The Indian government has given the country’s booming renewable energy sector a boost. On May 14, the ministry of new and renewable energy released a draft policy for setting up wind-solar-hybrid plants—where both windmills and solar panels are put up on the same piece of land.
One of the major drawbacks of both wind and solar farms today is that power is produced only during certain intervals—when the sun shines during the day, or when there are strong enough winds, typically during the evening. A hybrid project reduces this variation and power can be generated from a plant nearly round the clock.
“It is a great combination because then you have steady power coming from six in the morning to six in the evening from the solar, and then have wind which starts around 12 and goes on till about two or three in the morning,” said Ramesh Kymal, CEO of wind turbine maker Siemens Gamesa’s India business.
Hybrid plants also allow power producers to tap into multiple energy sources simultaneously, and generate more power from a given site. “A new market is emerging… to capitalise on the synergies (of wind and solar power plants across India). Hybrid has become a very important factor in the way forward,” Kymal added.
And this push towards hybrids has come just as the wind energy and solar power sectors in India are stabilising after a rough year battling policy changes and regulatory issues, even as the country targets renewable energy capacity of 175,000 megawatts (MW) by 2022, up from around 70,000 MW currently.
India is an ideal market for hybrid projects, experts say, given that most states are rich in both wind and solar energy resources. States such as Gujarat, Tamil Nadu, Maharashtra, Karnataka, and Andhra Pradesh have large capacities of both wind and solar power projects.
Moreover, hybrid projects allow power producers to make better use of the land and the electricity transmission infrastructure.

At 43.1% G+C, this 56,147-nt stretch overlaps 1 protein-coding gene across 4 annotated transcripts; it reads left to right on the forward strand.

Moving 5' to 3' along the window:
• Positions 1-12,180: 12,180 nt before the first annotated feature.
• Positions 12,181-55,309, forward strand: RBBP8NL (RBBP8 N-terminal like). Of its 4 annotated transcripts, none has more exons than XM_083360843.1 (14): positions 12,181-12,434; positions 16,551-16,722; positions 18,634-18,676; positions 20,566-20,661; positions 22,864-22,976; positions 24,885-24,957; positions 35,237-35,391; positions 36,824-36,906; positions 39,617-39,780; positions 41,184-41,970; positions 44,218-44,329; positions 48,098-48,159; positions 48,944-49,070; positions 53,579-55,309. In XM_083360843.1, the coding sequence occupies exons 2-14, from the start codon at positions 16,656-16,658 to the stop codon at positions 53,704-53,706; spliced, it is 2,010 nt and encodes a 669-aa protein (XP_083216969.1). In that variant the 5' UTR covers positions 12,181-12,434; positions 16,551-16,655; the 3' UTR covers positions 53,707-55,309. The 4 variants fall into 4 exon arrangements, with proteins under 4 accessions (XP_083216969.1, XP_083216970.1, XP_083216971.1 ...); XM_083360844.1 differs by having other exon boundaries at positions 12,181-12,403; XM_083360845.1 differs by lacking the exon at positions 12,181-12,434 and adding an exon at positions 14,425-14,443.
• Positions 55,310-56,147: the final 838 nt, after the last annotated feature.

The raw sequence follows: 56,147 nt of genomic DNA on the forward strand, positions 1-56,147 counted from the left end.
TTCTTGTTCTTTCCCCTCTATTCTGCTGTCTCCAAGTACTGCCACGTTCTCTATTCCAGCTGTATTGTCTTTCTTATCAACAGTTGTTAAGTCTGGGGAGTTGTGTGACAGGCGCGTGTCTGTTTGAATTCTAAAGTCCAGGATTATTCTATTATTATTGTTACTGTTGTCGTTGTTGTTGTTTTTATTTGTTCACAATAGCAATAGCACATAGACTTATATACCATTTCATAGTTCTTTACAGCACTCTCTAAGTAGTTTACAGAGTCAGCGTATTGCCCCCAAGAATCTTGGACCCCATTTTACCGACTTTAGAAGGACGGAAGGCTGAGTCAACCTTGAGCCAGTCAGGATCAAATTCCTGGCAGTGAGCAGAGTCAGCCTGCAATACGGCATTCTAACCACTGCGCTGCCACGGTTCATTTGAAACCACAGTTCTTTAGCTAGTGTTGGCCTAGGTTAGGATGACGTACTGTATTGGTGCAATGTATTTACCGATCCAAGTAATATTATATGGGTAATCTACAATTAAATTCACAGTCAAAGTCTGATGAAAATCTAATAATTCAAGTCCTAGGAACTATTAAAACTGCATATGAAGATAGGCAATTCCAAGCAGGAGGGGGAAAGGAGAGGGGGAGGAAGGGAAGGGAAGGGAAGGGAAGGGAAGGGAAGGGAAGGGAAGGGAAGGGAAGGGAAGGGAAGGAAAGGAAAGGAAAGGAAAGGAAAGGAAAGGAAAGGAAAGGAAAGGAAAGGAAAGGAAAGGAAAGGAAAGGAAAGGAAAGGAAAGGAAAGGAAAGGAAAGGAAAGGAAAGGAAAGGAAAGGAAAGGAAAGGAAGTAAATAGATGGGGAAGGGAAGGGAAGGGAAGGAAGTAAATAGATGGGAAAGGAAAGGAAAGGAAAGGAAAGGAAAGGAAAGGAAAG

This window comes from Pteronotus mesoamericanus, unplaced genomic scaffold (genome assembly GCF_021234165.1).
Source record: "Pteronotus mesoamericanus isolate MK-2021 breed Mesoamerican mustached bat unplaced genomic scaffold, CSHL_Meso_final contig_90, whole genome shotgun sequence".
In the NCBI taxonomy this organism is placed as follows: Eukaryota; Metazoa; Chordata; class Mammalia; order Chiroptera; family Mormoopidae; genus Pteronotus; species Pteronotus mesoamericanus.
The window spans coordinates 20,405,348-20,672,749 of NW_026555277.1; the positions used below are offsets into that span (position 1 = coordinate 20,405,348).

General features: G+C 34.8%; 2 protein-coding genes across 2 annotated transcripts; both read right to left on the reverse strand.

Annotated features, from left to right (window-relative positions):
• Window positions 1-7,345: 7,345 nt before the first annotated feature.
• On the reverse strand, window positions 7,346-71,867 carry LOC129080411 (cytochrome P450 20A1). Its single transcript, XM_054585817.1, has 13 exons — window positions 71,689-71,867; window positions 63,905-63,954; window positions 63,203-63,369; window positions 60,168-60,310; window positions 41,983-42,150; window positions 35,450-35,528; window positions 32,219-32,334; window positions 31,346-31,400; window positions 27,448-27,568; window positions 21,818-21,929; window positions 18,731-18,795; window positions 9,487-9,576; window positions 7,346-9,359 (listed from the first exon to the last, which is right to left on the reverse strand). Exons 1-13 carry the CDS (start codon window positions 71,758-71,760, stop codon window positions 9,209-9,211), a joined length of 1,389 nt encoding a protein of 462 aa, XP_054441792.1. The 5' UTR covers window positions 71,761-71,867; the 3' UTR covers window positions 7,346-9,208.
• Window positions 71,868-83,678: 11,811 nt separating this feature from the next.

Typically, these two components make up around 25% of the cost of a renewable energy plant. With hybrid projects, both the wind and solar components will feed power into the same transmission lines, allowing companies to put up nearly twice as much capacity on each site and earn better returns on their investments.
India’s transmission infrastructure currently isn’t sufficient to handle the increase in clean energy capacity, and hybrid projects will help use existing grids efficiently. “Going forward, the grid is going to be a challenge (in India) so hybrid is the best considering the grid bottleneck. That makes more economical use of your (electricity transmission) facility,” said Ankur Agarwal, a senior analyst with India Ratings and Research.
While a few companies had experimented with hybrid projects a few years ago, the sector is now gaining momentum. In April, New Delhi-based renewable power producer Hero Future Energies commissioned a 50 MW pilot project in Karnataka, where it put up solar panels on an existing wind farm. In January, the central government-run Solar Energy Corporation of India (SECI) called for expressions of interestfrom renewable power companies to set up a 160 MW wind-solar hybrid plant in Andhra Pradesh.
For the next couple of years though, the country will only see small-scale hybrid plants or projects where companies will convert their wind or solar farms into hybrid ones, analysts say. This is because Indian companies still need to manage the technical issues involved in integrating the two different energy sources.
“It is not just putting two power plants together and making it one,” Agarwal said. “People have to figure out technical feasibility, integration between the two. Systems (are required) to manage the load coming from both wind and solar.”
Moreover, hybrid projects require battery systems to store wind and solar power, and synchronise the two. Energy storage technology is still expensive in India and globally, and will add to costs until the storage market develops in India.